And Linda yearns to run, to dance, to swim. Or, at the very least, to be back on her walker.

I don’t have any answers today. No glib responses. I’m just here, in this space. Yearning. For myself, for my son, for anyone on this planet who has some deep pain and yearns for it to be otherwise.

Dear God, bless us in our pain. Help us, if we can’t surrender it to you, at least to share it with you.

Yearning. Just yearning.

I had a wonderful dentist who would tell his staff that he was bound to mess up at times – that’s why it was called a dental practice, not a dental perfect. And so it goes for our spiritual practices, our soccer practice, our flute practice, our spelling practice, and every other area in our lives where we work at things.

When you think about it, the concept of practicing actually applies to everything in our lives. We’re practicing creating and maintaining a good marriage, good friendships, happy children. Practicing being good citizens, having positive thoughts, being authentic, acting with compassion, making money, being a functional adult, etc.

It’s all practice. We’re all in training.

So why, oh why, do I tend to look at everything Joseph does as a Grand Finale? If I see him pat another kid on the head or put his face too close to someone else’s, I do not necessarily have to cringe and go right into panic. Cringing and panicking are not the only options here — especially because Joseph is supersensitive to my feelings.

What Joseph is doing is practicing being social. He doesn’t know how to do it as naturally as other kids, but he wants to do it. That, in itself, is huge. And he is a great observer: he pays close attention to how it’s done and then he mirrors it. He rehearses other kids’ phrases under his breath. He is absolutely practicing.

Kindergarten is tough on us autism moms. I have known asd moms who, when their kid enters kindergarten, have cried for days. It is right in your face how your kid is different from the others, and it can hurt. You see how deep the social chasm really is. These kindergarten-aged neurotypical kids are socially very sophisticated! And Joseph just isn’t. Period.

Correction: not period. Joseph is not very socially-skilled yet. Joseph is practicing. This is why he is not going to be homeschooled: he needs all the practice he can get.

My older brother, Dan, tells me that, for most of his life, he had no idea how to make small talk. He tells a story about being at a party, sitting all alone as usual, and making the decision to learn small talk. He started paying close attention to how people were doing this small talk thing: how they would approach another person, what they would say, how they would respond. He started practicing small talk. Slowly, but surely, he figured it out.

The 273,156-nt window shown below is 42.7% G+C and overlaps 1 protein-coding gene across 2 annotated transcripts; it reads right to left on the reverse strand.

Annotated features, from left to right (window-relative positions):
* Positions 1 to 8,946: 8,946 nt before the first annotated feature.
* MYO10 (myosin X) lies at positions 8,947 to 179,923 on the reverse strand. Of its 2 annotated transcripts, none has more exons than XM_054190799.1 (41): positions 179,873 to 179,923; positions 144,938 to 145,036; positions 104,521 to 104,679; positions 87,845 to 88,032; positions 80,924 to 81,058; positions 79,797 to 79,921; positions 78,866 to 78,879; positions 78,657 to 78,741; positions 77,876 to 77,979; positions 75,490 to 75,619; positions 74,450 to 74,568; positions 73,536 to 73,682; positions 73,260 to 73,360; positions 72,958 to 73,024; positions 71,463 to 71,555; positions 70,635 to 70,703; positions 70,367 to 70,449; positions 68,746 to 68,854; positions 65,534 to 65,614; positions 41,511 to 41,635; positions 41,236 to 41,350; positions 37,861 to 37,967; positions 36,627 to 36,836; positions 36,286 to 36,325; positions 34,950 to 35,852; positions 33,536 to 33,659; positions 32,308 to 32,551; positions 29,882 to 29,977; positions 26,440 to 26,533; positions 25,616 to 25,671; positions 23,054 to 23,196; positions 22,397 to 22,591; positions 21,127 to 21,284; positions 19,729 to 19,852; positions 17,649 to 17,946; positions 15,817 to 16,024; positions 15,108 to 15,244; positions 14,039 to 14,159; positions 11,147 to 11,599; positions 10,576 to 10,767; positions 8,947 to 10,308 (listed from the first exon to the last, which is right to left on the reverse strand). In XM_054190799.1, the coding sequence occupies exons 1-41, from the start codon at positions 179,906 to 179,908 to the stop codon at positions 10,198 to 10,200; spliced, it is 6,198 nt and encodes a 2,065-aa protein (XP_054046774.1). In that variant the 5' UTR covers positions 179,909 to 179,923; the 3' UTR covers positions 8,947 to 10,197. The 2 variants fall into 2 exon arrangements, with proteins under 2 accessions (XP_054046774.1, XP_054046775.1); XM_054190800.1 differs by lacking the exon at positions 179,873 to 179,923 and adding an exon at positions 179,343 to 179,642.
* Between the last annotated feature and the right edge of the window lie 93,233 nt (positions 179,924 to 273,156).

Dan has many Aspergers traits. I’ve heard it said that Aspergers kids start doing much better around the age of 18: They’ve had that many years to figure out the social thing, and they’re out of high school and able to mix with people who hold similar interests.

I now declare to Life, the Universe and Everyone that I want to see Joseph as someone who is practicing. Not failing; not permanently delayed – just practicing.

I’m starting to talk to him in this vein. I keep pointing out how, the more you practice, the better you get. I keep spotlighting how climbing the monkey bars is easier than it used to be, how he’s riding his bike more smoothly than he used to – and all because of practice. He sees it — which is incredibly helpful, because his lot in life is going to be harder than it is for most.

One little step at a time, Joseph is learning how to be social. That’s what I need to look at: the small steps of improvement. I want to keep the conversation about practice going because eventually he will  ask us what’s different about him. At that point I want to remind him that, though things can be difficult, they are not impossible if you keep practicing.

In Toastmasters, we practice public speaking and leadership in a supportive environment. It is incredibly healing and growthful to risk, to do what is scary, in an environment that holds you in a loving way.